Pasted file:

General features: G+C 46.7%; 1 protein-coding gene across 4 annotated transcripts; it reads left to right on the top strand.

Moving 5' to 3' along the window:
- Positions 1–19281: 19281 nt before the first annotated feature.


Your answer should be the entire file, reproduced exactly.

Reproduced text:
General features: G+C 46.7%; 1 protein-coding gene across 4 annotated transcripts; it reads left to right on the top strand.

Moving 5' to 3' along the window:
- Positions 1–19281: 19281 nt before the first annotated feature.